Our love and gratitude,

Katie, Mike, Dylan and Dusty

*If you prefer, you can mail your gift to me, made out to CO/LAB Theater Group (see address below) and I will be honored to hand deliver it to Becky Leifman, our wonderful co-founder and Executive Director.

The Sweeney Family

1619 3rd Avenue, Apt. 21K

New York, NY 10128

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The Center for Discovery: "Brain, Body and the Age of Complexity" - NYC Conference


The Center for Discovery: "Brain, Body and the Age of Complexity" - NYC Conference

Last week I was able to attend The Center for Discovery’s Brain, Body and the Age of Complexity conference in NYC. The focus of the event was on The Center’s new “Children’s Specialty Hospital”, which will provide “short-term, clinical assessment program with the goal of better diagnosing underlying problems that affect behavior and learning. Improved understanding of underlying physiological, medical and mental health problems will lead to more targeted treatments and interventions, all with the goal of enabling children and adolescents to stay at home, in school, and integrated in the community.

The Children’s Specialty Hospital will conduct comprehensive medical and clinical assessments over a maximum of six months. Staff will engage parents, caregivers, and school district personnel as partners in the process. The hospital, scheduled to open in 2020, is expected to save New York State millions of dollars each year, with the goal of replicating this model throughout the state and the nation.”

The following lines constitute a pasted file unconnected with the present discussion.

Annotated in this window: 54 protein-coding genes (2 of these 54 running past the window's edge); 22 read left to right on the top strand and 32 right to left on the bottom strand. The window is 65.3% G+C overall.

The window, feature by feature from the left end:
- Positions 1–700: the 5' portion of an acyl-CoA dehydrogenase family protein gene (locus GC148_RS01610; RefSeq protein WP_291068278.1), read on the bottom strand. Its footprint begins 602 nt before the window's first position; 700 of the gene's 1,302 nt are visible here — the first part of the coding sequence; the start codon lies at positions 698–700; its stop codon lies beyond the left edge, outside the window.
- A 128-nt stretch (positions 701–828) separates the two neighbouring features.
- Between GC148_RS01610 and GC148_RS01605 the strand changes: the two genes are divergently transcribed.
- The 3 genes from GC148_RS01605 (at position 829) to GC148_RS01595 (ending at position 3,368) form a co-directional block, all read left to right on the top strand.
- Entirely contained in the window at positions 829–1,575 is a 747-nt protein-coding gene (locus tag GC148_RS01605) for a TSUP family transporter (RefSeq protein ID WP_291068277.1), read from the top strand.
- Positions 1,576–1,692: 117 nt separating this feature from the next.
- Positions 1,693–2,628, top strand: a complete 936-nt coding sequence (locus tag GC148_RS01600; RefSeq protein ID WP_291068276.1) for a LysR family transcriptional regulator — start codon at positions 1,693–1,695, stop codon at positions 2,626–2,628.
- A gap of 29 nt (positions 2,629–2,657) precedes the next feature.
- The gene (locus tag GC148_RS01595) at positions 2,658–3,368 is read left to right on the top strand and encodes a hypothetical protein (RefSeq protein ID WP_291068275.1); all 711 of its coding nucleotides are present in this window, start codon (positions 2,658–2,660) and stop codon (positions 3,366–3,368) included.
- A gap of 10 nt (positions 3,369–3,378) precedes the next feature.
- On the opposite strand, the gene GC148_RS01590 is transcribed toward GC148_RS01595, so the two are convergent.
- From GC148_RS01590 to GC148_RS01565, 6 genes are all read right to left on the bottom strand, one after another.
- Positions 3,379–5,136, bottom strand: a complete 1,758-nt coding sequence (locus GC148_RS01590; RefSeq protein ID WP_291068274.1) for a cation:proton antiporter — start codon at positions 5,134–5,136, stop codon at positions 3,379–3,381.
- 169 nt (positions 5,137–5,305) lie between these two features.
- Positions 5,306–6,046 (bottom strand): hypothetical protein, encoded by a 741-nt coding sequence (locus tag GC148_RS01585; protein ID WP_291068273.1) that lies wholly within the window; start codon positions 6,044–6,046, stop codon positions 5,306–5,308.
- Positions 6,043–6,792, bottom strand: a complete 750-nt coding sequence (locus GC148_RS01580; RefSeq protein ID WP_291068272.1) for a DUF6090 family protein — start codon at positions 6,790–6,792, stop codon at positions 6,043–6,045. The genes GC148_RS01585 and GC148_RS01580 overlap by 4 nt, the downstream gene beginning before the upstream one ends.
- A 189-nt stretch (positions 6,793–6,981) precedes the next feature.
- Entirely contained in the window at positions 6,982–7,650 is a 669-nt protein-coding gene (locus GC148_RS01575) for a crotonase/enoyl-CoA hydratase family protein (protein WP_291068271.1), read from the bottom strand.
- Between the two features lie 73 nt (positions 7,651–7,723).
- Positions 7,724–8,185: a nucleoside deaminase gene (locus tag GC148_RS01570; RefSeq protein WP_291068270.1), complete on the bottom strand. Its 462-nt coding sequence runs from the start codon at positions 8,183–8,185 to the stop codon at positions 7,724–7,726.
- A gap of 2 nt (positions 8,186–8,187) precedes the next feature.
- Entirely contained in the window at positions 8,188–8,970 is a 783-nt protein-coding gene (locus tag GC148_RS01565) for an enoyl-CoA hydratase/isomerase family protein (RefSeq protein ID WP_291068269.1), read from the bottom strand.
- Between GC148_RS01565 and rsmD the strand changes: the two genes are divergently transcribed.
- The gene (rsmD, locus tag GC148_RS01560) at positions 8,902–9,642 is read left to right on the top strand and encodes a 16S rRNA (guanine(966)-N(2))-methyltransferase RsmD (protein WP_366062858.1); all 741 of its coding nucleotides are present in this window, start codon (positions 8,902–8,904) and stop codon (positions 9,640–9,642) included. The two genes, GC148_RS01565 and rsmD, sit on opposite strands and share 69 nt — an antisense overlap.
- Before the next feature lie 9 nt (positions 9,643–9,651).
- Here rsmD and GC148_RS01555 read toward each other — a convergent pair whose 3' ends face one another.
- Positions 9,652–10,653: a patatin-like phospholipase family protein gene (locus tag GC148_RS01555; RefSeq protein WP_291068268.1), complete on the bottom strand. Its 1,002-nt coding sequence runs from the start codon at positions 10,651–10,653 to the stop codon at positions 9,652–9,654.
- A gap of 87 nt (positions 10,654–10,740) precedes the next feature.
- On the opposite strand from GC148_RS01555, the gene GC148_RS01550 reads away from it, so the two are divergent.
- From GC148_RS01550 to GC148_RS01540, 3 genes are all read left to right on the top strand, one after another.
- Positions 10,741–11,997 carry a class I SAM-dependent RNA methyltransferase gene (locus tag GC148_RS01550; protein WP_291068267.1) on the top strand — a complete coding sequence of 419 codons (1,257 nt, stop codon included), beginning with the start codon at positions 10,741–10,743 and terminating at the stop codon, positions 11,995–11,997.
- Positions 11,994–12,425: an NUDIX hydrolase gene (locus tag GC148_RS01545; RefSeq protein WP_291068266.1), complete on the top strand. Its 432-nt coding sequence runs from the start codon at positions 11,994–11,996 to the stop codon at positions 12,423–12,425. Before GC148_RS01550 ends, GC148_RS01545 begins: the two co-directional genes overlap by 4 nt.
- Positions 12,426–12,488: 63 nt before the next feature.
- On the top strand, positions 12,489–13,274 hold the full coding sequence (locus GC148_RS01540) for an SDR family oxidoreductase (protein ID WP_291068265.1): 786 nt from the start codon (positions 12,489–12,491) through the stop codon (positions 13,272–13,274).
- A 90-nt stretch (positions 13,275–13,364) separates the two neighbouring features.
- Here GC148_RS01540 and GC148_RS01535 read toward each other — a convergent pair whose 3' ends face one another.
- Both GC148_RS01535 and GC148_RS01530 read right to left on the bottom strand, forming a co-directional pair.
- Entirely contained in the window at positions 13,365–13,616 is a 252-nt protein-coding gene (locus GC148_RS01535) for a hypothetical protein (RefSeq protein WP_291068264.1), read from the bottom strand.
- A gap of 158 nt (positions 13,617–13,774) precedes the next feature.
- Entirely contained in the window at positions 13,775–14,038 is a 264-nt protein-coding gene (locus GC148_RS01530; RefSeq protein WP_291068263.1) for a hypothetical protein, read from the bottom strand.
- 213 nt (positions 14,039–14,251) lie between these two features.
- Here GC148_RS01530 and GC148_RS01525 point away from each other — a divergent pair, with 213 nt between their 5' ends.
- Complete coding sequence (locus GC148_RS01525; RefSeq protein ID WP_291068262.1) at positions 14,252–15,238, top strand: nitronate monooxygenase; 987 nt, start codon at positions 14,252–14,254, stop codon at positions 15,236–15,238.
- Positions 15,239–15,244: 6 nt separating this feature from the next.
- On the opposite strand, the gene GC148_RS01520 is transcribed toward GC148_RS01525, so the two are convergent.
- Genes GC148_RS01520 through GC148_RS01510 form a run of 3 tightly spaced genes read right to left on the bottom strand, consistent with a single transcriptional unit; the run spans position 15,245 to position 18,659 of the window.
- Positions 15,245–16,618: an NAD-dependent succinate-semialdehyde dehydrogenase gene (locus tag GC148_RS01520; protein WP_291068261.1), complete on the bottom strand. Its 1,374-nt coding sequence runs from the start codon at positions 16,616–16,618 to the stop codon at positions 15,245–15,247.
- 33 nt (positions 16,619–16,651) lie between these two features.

Follow up from Dr Terry Hamlin:

On behalf of The Center for Discovery, thank you for attending our 3rd annual research conference, “Brain, Body and the Age of Complexity,” at the Hearst Tower last Friday.

We were thrilled to engage with such a dynamic group of researchers, stakeholders, government officials, and community leaders about pressing issues related to complexity and brain health. The groundbreaking ideas that we discussed have implications far beyond our community at The Center for Discovery. We are at the forefront of uncovering life-changing information that will lead to better understanding, more targeted treatments, and new technologies for a great number of chronic, complex conditions—including Autism Spectrum Disorders, Alzheimer’s, dementia, and more.

This conference was just the first step in propelling us even further to being able to help millions of individuals worldwide. We look forward to continued conversations and collaboration with you as we develop our Children’s Specialty Hospital and Research Institute. We welcome your support to advance this important work as well as your feedback.
— Dr. Terry Hamlin - The Center for Discovery

Update October 30, 2018